research

Stanford has a battery that charges in a minute

Stanford has a battery that charges in a minute

Batteries. The lifeblood of our mobile devices and ironically also somewhat their Achilles heel. Although the evolution of lithium-ion batteries has made all these portable electronic devices possible, they haven't really caught up with the growing power that we keep in our pockets. That's not even considering yet the similarly growing obsession over thinner devices, which would require thinner batteries that deliver the same power. Stanford University researchers, lead by chemistry professor Dai Hongjie, might have stumbled on the answer in a new variant of an aluminum-ion battery.

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Uber to hire slew of engineers, could be developing self-driving cars

Uber to hire slew of engineers, could be developing self-driving cars

Uber has big dreams, one of which might be to run fleets of self driving cars. The ride-share company is hitting the ground running as it looks to hire a range of positions including mechanical engineers from the automotive field and software engineers to work on sensors and vehicle controls. Nineteen positions were posted online today. The job listings are for Uber's newly established Advanced Technologies Center in Pittsburgh, which is a partnership with Carnegie Mellon University. This research center will act as an experimental lab where the top minds can solve problems blocking the path to driver-less vehicles.

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LHC is active again; proton beams online and firing

LHC is active again; proton beams online and firing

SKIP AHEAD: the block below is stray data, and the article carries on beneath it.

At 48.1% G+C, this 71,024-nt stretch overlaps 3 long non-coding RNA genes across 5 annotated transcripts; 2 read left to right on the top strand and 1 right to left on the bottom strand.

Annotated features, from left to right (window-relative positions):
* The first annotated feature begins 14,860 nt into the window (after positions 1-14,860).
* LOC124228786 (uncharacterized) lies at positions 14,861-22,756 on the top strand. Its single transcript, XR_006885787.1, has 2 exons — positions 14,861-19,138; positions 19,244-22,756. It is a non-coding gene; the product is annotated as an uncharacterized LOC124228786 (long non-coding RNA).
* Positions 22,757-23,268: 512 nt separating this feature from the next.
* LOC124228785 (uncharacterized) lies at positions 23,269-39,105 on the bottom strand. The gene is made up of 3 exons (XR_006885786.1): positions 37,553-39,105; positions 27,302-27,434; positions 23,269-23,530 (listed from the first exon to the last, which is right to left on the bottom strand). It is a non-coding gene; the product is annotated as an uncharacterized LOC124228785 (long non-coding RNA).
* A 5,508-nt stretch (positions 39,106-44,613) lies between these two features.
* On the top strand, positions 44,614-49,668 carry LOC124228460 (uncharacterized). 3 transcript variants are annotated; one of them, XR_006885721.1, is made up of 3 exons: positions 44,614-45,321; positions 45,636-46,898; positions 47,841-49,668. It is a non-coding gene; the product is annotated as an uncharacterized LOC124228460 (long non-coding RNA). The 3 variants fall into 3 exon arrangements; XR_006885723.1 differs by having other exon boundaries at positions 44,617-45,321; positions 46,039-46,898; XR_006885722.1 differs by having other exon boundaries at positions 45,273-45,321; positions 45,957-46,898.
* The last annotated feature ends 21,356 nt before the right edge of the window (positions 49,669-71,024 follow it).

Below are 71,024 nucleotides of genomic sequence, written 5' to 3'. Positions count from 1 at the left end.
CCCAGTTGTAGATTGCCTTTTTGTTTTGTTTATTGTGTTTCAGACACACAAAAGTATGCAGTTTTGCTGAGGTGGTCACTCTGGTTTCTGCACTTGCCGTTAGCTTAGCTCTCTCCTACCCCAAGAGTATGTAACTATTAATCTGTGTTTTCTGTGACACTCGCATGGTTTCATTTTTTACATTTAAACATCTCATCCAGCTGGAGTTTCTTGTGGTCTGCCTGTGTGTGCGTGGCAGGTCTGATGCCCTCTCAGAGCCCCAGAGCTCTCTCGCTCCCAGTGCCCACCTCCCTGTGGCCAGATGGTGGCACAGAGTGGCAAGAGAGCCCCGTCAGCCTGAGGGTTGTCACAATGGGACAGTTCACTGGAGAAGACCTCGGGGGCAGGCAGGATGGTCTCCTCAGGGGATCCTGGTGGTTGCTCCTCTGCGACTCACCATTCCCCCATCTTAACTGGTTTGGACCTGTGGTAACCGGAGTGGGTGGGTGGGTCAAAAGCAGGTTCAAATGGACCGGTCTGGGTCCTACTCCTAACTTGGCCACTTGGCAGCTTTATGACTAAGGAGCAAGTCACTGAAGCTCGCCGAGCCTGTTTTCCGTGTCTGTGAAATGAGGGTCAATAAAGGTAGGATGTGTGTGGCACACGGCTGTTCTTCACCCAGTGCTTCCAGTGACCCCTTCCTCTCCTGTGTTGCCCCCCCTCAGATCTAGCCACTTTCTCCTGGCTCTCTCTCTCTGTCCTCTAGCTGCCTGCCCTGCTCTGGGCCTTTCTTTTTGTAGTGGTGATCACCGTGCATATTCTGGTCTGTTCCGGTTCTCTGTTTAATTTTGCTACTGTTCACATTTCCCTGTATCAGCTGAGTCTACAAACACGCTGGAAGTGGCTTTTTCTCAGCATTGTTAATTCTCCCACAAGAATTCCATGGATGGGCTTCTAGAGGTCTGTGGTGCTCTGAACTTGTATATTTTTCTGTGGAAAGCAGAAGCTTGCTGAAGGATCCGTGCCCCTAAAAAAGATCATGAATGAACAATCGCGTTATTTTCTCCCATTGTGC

The Large Hadron Collider (LHC) is back in action today, firing proton beams around its 27-kilometer track. The LHC has been out of active commission for two years for upgrades, maintenance, and consolidation. The most recent delay was due to a short-circuit. Its repairs didn't take as long as originally anticipated, but were tedious because the parts in need of repair operate at temperatures near absolute zero. So, the device had to be slowly thawed and then painstakingly re-frozen before it could begin operation again.

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Caltech designs smartphone camera chip capable of 3D scanning

Caltech designs smartphone camera chip capable of 3D scanning

As one of the most popular new technologies, 3D printing is likely to continue its rapid growth in the consumer market over the next few years. With 3D printers becoming more common in homes, another possible growth might be in the use of 3D scanners. Users find something they'd like to make a replica of, and with a few quick photos they can go home and get to work. This could become even easier than expected, as a team of researchers at Caltech have designed a new camera chip that would allow your smartphone to take those 3D scans.

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New black hole theory: Matter doesn’t disappear after entering

New black hole theory: Matter doesn’t disappear after entering